I caught my reflection in the bedazzled, full-length mirror to the side of my television. I’d placed that mirror there so I could take one last look at myself each day before leaving for work. From the swoop of my bangs to the mink eyelashes, down to the body-shaping Spanx and the ombre tips of my toenails, everything had to be amazing. Pretty much always.
Not today, though. What good were mink eyelashes when your grandmother couldn’t remember your name? I felt exactly like I looked—like blah. Like Plain-faced, yoga-dressed, bum with a hair bun who didn’t even have a grandmother.
Don’t lose it, Faith. I took a deep breath and closed my eyes. I remembered Granny comforting me as a little girl when I was afraid of the dark.
“God is in the dark as well as the light,” she’d said. “Sweetie, you can trust Him no matter what. Now, come on and get in the bed with Granny. I need some company.”
I’d climb up the step stool and into Granny C’s big bed. The giant quilt covering her bed was so heavy. So comforting. I’d snuggle up next to my grandmother, feeling the weight of the quilt all the way down to my toes. And I’d go to sleep as she sang her favorite hymn. “Great is thy faithfulness, oh God my Father…” Even now, I could still hear her rich alto voice. I wondered if she still loved that song. Would I ever even hear her sing it again? And just like that, the lump in my throat rose up to my vocal chords and I began wailing.
“Granny,” I cried. “Oh Granny C.” I wondered if I would ever be able to laugh again, smile during a movie, or fully enjoy a sunset without its beauty fading at the thought of having no grandmother to love me.
Between heaving and tears, I looked up from my couch and saw Alfonso running his fingers between his cornrows as he walked into the room, but I didn’t acknowledge his presence. I threw my head back on the head cushion, and continued mourning audibly. What I wanted, what I needed, was for my boyfriend of sixteen mediocre months to comfort me. I wished I could have felt his muscular, 5’10” frame holding me. I wished he would have wiped my tears from my eyes and did his best to console me. But he opened his mouth and snapped me back to the reality of our dead-end relationship.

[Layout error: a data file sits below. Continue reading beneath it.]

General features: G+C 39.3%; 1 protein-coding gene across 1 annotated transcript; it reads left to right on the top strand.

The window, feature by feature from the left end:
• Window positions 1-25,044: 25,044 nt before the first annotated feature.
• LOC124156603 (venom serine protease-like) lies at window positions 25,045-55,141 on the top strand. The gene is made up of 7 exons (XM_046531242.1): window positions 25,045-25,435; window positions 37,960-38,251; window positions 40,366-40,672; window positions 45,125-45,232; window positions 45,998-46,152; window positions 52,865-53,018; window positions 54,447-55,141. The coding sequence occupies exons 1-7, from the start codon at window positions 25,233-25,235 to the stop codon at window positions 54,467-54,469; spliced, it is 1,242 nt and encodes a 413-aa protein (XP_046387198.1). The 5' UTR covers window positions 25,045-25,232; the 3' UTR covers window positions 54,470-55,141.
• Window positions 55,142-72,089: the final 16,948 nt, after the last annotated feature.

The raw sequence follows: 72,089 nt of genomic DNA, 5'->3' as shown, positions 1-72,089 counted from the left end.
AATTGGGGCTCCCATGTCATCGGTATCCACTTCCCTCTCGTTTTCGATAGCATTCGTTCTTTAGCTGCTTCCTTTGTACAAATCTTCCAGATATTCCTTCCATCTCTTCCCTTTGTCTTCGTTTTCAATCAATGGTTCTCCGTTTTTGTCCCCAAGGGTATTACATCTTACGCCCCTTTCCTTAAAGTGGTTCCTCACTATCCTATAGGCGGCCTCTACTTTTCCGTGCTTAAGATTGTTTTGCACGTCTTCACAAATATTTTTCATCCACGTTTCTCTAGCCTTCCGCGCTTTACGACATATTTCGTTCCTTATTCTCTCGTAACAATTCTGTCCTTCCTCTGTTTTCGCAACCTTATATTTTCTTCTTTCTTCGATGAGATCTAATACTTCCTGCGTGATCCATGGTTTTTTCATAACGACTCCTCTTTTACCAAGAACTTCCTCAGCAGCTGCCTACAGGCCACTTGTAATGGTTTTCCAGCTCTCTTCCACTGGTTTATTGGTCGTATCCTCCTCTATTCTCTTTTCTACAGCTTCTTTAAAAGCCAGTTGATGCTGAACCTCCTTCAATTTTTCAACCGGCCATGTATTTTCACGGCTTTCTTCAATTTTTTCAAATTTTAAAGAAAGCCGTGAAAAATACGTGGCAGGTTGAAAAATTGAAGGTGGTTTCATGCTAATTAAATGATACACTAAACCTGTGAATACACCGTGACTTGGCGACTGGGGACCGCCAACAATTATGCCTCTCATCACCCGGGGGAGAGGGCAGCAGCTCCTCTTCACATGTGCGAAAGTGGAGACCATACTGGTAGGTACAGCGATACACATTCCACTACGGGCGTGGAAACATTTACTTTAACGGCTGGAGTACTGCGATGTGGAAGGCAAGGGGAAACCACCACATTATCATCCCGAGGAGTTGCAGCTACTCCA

“Faith, did Granny C die?”
I was crying too hard to speak. All I could do was shake my head.
“Okay good,” Alfonso said, smiling and smoothing the front of his wife beater. “Because Thanksgiving is coming up, and Granny C makes the best pies.”
As if that comment wasn’t ridiculous enough, he decided to keep talking.
“Wait. Do she remember how to make the pies?”
I went from grieving to boiling with anger.
“It’s does she even remember..How dare you talk about my Granny C’s pies at a time like this? Is that why you think I’m crying? Over pies?”
“Why are you trippin’?” Alfonso snapped. “Granny C makes bomb pies. That’s a compliment.”
“But her memory is slipping away, Alfonso. She doesn’t remember me.” I tried to make him understand.
He smacked his lips and sat on the adjacent couch. He grabbed the remote and turned the TV to a sports channel. “Well, at least you have a grandmother. I mean, dang, here you are, almost thirty, and you still got a grand momma. I say count your blessings and try to get that sweet potato pie recipe before it’s too late.”
“You are completely ignorant. Get out,” I shrieked. “Get out of my house now.”
“Really?” Alfonso chuckled slightly. “Are you serious? I’m only trying to help you see the bright side of things, Faith.”
I walked to the front door, picked up Alfonso’s Timberland boots that were sitting on my interior mat, opened the door, and tossed them out onto the porch.
“Are you crazy? Do you know how much those boots cost?”
“Of course I do,” I shouted. “I paid for them. Now get out.”
I glared back in a stare-off that lasted a good minute. It wasn’t the first time I had thrown him out, but something in me kind of hoped it would be the last. Every time I threw him out, it got easier and easier.
He threw my remote on the couch. “Whatever. Call me when you’ve come down from your bi-polar high.”
“The stress of being with you is probably making me bi-polar. Seriously,” I admitted. “Like, the chemicals in my brain are getting completely out of balance just talking to you.”
He grabbed his keys from the plant stand as he exited.
My teapot began whistling as I slammed the door behind him.